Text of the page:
Five-year contractual agreement

PSNC secured the first ever multi-year funding commitment to NHS community pharmacies. The deal guarantees funding levels until 2023/24 and outlines a clear vision for the expansion of clinical service delivery.


The negotiations

The NHS Long Term Plan and GP Contract published in early 2019 gave the first indications of what the Department of Health and Social Care (DHSC) and NHS England and NHS Improvement (NHSE&I) would be looking for from community pharmacy in the 2019/20 round of negotiations. Several months of difficult negotiations followed in which PSNC made the case for a long-term investment in the sector rather than more funding cuts, demonstrated the value of community pharmacy services to the NHS, insisted that pharmacies’ costs and workload must be reviewed on an ongoing basis and argued that pharmacies would need help in releasing capacity.

£2.592bn per year from 19/20 to 23/24 and monthly transitional payments

New service embedding pharmacy in NHS patient referral pathways

Updates to Quality Scheme each year and incorporation into Terms of Service

A range of new services to be piloted and introduced over the five year contract

Annual reviews each Autumn and consideration of reimbursement reform


Funding and payments

A key PSNC aim was to secure a multi-year finding settlement, and the five-year Community Pharmacy Contractual Framework (CPCF) agreement secured £2.592bn per year for community pharmacies in England. As well as providing pharmacy owners with a greater degree of certainty about the future this was a significant increase on the Government’s planned funding levels. PSNC also safeguarded the pharmacy network by ensuring changes to funding distribution were made in a phased manner.

The deal plotted a route towards a more clinically focussed future for the sector and, to help contractors meet the costs associated with these changes, a series of monthly ‘Transitional’ payments were put in place. In exchange, we agreed to consider a range of reforms to reimbursement arrangements: these will not impact the agreed funding envelope and should help to smooth delivery of retained margin, but they need to be carefully considered. This began with a public consultation in summer 2019 with detailed discussions to follow.

New consultation service

The launch of the NHS Community Pharmacist Consultation Service (CPCS) on 29th October 2019 was a significant milestone. This newly agreed Advanced service saw patients referred into community pharmacy by the NHS 111 phone service with plans to expand to include referrals from NHS 111 Online and from GP practices. The CPCS aims to help relieve pressure on the wider NHS and speed up patient access to treatment by making use of pharmacists’ core knowledge and skills. It further embeds pharmacies in NHS pathways.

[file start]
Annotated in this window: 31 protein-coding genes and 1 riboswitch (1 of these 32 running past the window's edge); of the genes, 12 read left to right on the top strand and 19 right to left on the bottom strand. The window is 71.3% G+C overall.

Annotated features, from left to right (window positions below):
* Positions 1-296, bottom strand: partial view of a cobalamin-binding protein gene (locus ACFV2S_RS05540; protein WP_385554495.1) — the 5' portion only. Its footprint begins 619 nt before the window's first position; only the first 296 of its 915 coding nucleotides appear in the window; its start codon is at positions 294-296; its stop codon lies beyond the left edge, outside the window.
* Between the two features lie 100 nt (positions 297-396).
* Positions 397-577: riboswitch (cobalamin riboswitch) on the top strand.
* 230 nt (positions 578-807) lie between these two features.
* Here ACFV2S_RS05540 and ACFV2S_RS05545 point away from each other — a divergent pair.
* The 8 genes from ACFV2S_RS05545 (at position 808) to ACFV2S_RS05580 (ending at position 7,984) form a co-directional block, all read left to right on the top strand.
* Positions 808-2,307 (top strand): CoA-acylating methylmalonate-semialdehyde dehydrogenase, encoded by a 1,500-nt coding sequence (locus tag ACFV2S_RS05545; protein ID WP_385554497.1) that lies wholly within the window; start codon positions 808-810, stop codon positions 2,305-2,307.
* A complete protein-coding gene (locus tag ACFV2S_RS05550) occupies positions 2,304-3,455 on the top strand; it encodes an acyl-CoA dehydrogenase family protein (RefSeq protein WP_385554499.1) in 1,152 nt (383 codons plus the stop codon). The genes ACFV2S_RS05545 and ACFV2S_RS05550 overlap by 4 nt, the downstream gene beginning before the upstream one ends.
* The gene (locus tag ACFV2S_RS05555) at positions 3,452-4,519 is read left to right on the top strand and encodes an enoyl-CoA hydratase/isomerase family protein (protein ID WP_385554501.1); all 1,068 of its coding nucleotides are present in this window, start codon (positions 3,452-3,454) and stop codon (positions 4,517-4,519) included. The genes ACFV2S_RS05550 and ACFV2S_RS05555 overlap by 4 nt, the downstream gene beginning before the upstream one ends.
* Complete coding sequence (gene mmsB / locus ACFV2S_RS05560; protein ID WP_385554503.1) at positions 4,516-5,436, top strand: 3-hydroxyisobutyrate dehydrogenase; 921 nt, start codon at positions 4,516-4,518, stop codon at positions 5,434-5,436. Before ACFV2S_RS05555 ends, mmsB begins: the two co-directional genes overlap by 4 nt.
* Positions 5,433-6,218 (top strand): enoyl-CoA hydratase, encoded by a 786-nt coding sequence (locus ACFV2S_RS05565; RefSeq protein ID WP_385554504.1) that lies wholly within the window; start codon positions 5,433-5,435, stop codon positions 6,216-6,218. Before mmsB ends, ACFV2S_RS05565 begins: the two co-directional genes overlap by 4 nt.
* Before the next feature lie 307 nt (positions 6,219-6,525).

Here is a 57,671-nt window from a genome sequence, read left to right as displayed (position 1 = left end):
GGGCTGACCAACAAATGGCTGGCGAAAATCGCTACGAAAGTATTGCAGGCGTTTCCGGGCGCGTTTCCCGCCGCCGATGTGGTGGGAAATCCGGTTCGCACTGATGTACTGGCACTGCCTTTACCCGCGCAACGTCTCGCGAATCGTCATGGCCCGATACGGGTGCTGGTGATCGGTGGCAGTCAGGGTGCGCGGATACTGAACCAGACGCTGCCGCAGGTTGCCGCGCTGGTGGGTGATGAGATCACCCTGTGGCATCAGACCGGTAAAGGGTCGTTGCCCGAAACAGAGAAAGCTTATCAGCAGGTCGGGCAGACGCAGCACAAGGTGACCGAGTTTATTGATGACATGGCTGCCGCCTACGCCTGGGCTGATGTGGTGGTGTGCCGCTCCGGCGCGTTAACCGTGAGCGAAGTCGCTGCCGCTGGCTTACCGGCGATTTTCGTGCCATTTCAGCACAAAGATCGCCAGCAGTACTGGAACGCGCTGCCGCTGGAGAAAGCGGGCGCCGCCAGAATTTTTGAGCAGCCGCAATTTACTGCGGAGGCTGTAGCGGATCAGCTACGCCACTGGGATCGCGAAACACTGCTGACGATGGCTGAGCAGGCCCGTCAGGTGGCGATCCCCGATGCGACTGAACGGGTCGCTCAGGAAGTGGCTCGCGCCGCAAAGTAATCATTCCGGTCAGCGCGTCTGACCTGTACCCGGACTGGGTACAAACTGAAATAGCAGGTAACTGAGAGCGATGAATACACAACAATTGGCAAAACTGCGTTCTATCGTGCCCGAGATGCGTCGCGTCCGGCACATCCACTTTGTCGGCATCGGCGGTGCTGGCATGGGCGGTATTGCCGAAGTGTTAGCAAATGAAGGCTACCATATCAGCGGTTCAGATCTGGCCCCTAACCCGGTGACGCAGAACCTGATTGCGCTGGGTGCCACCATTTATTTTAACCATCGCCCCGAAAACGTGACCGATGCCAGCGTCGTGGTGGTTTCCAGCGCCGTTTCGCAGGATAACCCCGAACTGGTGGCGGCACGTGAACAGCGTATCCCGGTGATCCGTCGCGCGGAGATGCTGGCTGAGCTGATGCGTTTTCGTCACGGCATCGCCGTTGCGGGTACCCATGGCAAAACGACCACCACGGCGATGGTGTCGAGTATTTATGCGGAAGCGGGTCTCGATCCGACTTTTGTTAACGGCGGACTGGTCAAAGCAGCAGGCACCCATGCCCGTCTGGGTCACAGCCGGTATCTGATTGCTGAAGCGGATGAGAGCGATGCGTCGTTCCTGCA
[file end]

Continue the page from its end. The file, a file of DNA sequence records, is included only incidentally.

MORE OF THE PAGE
Providing CPCS: A pharmacist’s perspective

‘The introduction of the new NHS CPCS should be an exciting development for community pharmacies across England: it is a positive development in our journey towards becoming providers of more clinical services.

Over time the service will enable us to take the lead role in managing people with minor conditions on behalf of the NHS. This will have a positive impact in reducing pressure on urgent care services and, crucially, it will give us a core clinical role at the heart of primary care, with GPs and other services relying on pharmacies and sending their patients directly to us. PSNC will be using our success to make a business case for further investment in the service and the sector in future years.’

Gary Warner, Chair of PSNC’s Service Development Subcommittee and independent community pharmacy contractor, July 2019

CPCS Early Data: The first ten weeks of the service

114,275

patients were referred from NHS 111 to CPCS


Quality scheme update

The Quality Payments Scheme became the Pharmacy Quality Scheme (PQS); a minor change but one that set a better tone for discussions with wider stakeholders. To help drive progress and improvement, PSNC agreed that the gateway and quality criteria for PQS will change on an annual basis, with some, such as obtaining Healthy Living Pharmacy status, becoming CPCF Terms of Service requirements during 2020/21. Aspiration payments were introduced to ease the financial burden whilst pharmacy teams worked towards the criteria.

Service pilots

The sector has long been making the case for the range of services that pharmacies are funded to offer to be expanded and, as part of the CPCF deal, we were able to draw up a timeline for a range of new services to be piloted and introduced over the course of the five years. These services should help to further embed the sector within the NHS as well as offering improved care to patients and the public.

Year two: 20/21

In late February 2020, PSNC finalised the arrangements for the second year of the deal with DHSC and NHSE&I. Key arrangements included: confirming new post-discharge medicines and Hepatitis C testing services, setting timelines for the next PQS review point and changes to the Terms of Service, and announcing the piloting of additional public health services. COVID-19 then led to some changes to this plan, as PSNC argued that coping with the pandemic needed to become the top priority.